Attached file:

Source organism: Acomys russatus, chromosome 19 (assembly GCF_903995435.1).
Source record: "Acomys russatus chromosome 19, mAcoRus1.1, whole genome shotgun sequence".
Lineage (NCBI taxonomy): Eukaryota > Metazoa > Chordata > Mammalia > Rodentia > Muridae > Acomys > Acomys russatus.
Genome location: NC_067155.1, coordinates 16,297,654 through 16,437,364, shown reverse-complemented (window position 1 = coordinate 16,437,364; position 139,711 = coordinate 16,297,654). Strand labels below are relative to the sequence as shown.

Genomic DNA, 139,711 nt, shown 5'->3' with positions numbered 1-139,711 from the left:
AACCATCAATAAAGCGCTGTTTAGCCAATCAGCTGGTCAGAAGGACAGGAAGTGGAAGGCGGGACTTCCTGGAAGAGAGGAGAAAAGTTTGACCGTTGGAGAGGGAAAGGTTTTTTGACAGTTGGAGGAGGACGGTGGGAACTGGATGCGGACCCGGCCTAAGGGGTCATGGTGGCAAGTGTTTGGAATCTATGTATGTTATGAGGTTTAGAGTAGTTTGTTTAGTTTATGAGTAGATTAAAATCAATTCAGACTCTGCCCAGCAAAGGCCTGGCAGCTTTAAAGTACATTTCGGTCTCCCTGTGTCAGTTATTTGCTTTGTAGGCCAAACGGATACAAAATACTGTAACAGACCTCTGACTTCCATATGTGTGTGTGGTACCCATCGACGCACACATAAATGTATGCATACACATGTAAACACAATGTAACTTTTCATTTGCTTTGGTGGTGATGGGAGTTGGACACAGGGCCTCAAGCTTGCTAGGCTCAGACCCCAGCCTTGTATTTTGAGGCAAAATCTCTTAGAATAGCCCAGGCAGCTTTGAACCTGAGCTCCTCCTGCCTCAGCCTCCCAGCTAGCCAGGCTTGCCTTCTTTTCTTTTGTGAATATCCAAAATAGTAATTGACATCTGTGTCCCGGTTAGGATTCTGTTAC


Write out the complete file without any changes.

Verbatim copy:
Source organism: Acomys russatus, chromosome 19 (assembly GCF_903995435.1).
Source record: "Acomys russatus chromosome 19, mAcoRus1.1, whole genome shotgun sequence".
Lineage (NCBI taxonomy): Eukaryota > Metazoa > Chordata > Mammalia > Rodentia > Muridae > Acomys > Acomys russatus.
Genome location: NC_067155.1, coordinates 16,297,654 through 16,437,364, shown reverse-complemented (window position 1 = coordinate 16,437,364; position 139,711 = coordinate 16,297,654). Strand labels below are relative to the sequence as shown.

Genomic DNA, 139,711 nt, shown 5'->3' with positions numbered 1-139,711 from the left:
AACCATCAATAAAGCGCTGTTTAGCCAATCAGCTGGTCAGAAGGACAGGAAGTGGAAGGCGGGACTTCCTGGAAGAGAGGAGAAAAGTTTGACCGTTGGAGAGGGAAAGGTTTTTTGACAGTTGGAGGAGGACGGTGGGAACTGGATGCGGACCCGGCCTAAGGGGTCATGGTGGCAAGTGTTTGGAATCTATGTATGTTATGAGGTTTAGAGTAGTTTGTTTAGTTTATGAGTAGATTAAAATCAATTCAGACTCTGCCCAGCAAAGGCCTGGCAGCTTTAAAGTACATTTCGGTCTCCCTGTGTCAGTTATTTGCTTTGTAGGCCAAACGGATACAAAATACTGTAACAGACCTCTGACTTCCATATGTGTGTGTGGTACCCATCGACGCACACATAAATGTATGCATACACATGTAAACACAATGTAACTTTTCATTTGCTTTGGTGGTGATGGGAGTTGGACACAGGGCCTCAAGCTTGCTAGGCTCAGACCCCAGCCTTGTATTTTGAGGCAAAATCTCTTAGAATAGCCCAGGCAGCTTTGAACCTGAGCTCCTCCTGCCTCAGCCTCCCAGCTAGCCAGGCTTGCCTTCTTTTCTTTTGTGAATATCCAAAATAGTAATTGACATCTGTGTCCCGGTTAGGATTCTGTTAC